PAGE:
LEWISTON — Mayor Robert Macdonald on Tuesday announced a city effort to cut down on welfare fraud and waste that includes kicking 84 people off the city’s General Assistance lists, 50 of whom are accused of fraud.

It’s part of a larger campaign aimed at cutting down on welfare cheats in the city.

“We’re not going to be known as a welfare town anymore,” Macdonald said. “If you want to come here, don’t come here for welfare, because if we catch you, you will be prosecuted.”

Police Chief Michael Bussiere said police were pursuing fraud charges against 12 people cut from the city’s welfare rolls. He declined to name them, but said they could face up to six months in jail, as well as fines, if convicted.

“Our job is to investigate the complaint,” Bussiere said. “The city, just like anyone else that suspects they are a victim of fraud, gets to make a complaint. Our job is to develop probable cause and determine if a crime has been committed.”

Four city residents were issued summonses on Monday. All 12 were expected to be charged this week, Bussiere said. And the investigation will not stop with them, he said.

Macdonald promised there would be more charges filed later in the year.

“Before the summer, it is going be a much larger number,” Macdonald said. “And the ones we are going after next are a lot more serious.”

Sue Charron, the city’s social services director, said 225 people get General Assistance. Single recipients can be eligible for up to $471 per month to help pay for basic necessities: housing, utilities, medicine and food.

Charron said 34 of the people cut had neglected administrative requirements. They had not completed their required job training programs, had quit a job or were fired. They were not accused of fraud, she said.

Of the 50 accused of fraud, Charron said most had lied about applying for work. General Assistance recipients must fill out a form detailing where they applied for jobs.

“They need to actually leave applications, so when we call, they can confirm it,” Charron said. “What they were doing was just writing names down and they were not actually applying for work.”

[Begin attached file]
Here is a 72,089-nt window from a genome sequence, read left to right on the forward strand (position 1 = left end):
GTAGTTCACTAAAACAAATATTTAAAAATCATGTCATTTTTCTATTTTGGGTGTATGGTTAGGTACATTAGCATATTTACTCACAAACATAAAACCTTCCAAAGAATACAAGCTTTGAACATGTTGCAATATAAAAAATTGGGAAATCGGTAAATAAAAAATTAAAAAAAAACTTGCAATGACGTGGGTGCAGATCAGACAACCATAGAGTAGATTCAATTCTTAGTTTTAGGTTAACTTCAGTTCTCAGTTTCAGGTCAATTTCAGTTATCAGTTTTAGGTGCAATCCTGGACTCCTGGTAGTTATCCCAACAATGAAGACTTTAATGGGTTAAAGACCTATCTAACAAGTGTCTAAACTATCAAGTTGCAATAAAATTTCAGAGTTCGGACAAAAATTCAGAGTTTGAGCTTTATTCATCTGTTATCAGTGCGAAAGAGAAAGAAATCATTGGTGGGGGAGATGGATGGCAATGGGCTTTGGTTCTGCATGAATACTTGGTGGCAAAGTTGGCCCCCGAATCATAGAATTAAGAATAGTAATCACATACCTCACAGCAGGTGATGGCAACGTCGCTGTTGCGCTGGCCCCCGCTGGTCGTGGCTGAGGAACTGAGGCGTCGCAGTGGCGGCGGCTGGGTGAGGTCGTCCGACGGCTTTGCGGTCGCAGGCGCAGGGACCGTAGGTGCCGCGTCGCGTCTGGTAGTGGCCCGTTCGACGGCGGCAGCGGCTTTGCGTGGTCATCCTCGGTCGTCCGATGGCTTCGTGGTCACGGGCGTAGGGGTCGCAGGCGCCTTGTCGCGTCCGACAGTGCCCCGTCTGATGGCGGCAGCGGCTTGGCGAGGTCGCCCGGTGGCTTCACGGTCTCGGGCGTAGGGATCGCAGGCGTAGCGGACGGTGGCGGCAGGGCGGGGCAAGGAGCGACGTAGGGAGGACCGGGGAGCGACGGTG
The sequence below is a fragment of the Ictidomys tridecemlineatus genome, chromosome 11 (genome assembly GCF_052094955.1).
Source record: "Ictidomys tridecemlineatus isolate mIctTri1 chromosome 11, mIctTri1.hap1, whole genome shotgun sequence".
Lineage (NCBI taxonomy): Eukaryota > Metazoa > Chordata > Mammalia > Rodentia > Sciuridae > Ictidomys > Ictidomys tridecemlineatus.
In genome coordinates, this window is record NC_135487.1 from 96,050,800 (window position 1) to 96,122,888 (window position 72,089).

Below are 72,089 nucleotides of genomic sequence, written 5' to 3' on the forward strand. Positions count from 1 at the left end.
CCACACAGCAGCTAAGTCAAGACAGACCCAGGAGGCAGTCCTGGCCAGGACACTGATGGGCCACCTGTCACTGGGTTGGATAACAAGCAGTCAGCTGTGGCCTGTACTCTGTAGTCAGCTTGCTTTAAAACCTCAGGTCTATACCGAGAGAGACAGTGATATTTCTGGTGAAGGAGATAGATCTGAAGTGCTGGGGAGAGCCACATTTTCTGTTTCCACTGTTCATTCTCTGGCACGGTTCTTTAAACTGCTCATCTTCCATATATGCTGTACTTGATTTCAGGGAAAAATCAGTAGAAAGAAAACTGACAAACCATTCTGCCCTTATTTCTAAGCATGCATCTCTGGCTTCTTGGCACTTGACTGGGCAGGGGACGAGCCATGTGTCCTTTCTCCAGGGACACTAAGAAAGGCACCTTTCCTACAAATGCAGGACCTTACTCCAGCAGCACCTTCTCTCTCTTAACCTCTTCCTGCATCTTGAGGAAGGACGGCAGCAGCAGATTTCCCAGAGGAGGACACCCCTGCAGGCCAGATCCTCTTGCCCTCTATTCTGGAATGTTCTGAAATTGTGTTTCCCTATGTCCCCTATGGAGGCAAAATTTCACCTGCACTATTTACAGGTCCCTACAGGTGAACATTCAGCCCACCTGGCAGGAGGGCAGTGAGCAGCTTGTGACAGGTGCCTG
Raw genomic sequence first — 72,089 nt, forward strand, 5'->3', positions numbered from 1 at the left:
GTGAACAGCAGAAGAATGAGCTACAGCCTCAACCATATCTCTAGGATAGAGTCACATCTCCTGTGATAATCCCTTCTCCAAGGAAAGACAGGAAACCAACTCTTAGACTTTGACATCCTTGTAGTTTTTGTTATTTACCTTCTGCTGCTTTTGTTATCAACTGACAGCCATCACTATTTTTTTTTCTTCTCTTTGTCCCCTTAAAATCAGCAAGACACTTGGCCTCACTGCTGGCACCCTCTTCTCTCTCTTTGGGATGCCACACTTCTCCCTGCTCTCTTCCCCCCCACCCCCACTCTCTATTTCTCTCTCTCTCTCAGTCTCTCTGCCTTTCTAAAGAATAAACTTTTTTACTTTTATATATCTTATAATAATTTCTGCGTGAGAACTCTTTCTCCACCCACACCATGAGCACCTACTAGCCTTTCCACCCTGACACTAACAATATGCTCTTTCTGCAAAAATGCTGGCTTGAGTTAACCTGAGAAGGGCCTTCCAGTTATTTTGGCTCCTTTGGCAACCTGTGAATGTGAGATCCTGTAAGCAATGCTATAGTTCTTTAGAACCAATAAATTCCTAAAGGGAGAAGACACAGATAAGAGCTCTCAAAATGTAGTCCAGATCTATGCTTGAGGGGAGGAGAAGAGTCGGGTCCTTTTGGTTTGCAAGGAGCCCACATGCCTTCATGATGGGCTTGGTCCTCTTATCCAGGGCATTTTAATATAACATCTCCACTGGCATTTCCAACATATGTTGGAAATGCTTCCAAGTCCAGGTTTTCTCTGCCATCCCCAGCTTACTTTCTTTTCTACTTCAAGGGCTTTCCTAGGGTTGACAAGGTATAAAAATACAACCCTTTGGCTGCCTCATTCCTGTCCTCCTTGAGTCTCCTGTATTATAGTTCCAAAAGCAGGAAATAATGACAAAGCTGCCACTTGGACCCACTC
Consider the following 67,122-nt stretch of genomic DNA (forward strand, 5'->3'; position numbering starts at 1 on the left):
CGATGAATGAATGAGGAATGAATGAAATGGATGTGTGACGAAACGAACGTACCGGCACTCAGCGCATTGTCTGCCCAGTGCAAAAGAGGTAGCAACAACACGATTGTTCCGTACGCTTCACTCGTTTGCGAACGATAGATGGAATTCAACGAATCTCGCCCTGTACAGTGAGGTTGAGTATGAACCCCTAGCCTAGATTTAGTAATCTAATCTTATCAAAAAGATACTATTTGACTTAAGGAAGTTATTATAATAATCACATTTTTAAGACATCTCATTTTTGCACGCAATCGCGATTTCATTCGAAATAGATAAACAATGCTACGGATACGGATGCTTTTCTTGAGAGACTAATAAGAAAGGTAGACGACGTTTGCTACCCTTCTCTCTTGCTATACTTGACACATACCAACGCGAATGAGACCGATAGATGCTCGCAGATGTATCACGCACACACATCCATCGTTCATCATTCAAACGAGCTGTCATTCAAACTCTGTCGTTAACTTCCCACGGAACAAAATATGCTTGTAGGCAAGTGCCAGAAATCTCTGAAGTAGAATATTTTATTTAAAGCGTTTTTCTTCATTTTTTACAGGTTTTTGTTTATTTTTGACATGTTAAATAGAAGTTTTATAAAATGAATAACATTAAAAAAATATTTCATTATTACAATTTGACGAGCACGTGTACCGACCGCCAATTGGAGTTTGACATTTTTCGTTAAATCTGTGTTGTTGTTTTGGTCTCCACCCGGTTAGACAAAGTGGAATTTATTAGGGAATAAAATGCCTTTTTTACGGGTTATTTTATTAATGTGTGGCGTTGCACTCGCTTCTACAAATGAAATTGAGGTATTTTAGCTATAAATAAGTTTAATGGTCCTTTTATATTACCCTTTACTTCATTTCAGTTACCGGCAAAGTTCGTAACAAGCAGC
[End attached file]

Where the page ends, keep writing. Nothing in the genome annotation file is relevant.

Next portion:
Charron said the city does occasionally check those forms.

“We try to do it as best we can, but we had not done it for some time because we have been so busy,” Charron said. “But we took a bunch and decided to check.”

People can be kicked off General Assistance rolls for up to 120 days if the department finds fraud.

“On the 121st day, they can come back, and they don’t have to make restitution or anything,” Charron said. “But they can be charged. What we are going to do now in Lewiston is, if you commit fraud, you will be charged. It’s not going to be as easy as just coming back.”

Macdonald said he also wants the city to adopt rules for fining landlords when their tenants misbehave.

“If police are called to a certain residency a certain number of times in one month, the landlord is fined $50,” Macdonald said.

Macdonald said he’s not targeting the poor; he’s targeting the dishonest.

“We have the working poor down there,” Macdonald said. “Those are the people who work in the coffee shops. Those are the people who get up every morning and go to jobs. However, a lot of them are kept up all night long by some of the people we are charging. These people sleep all day and party all night.”

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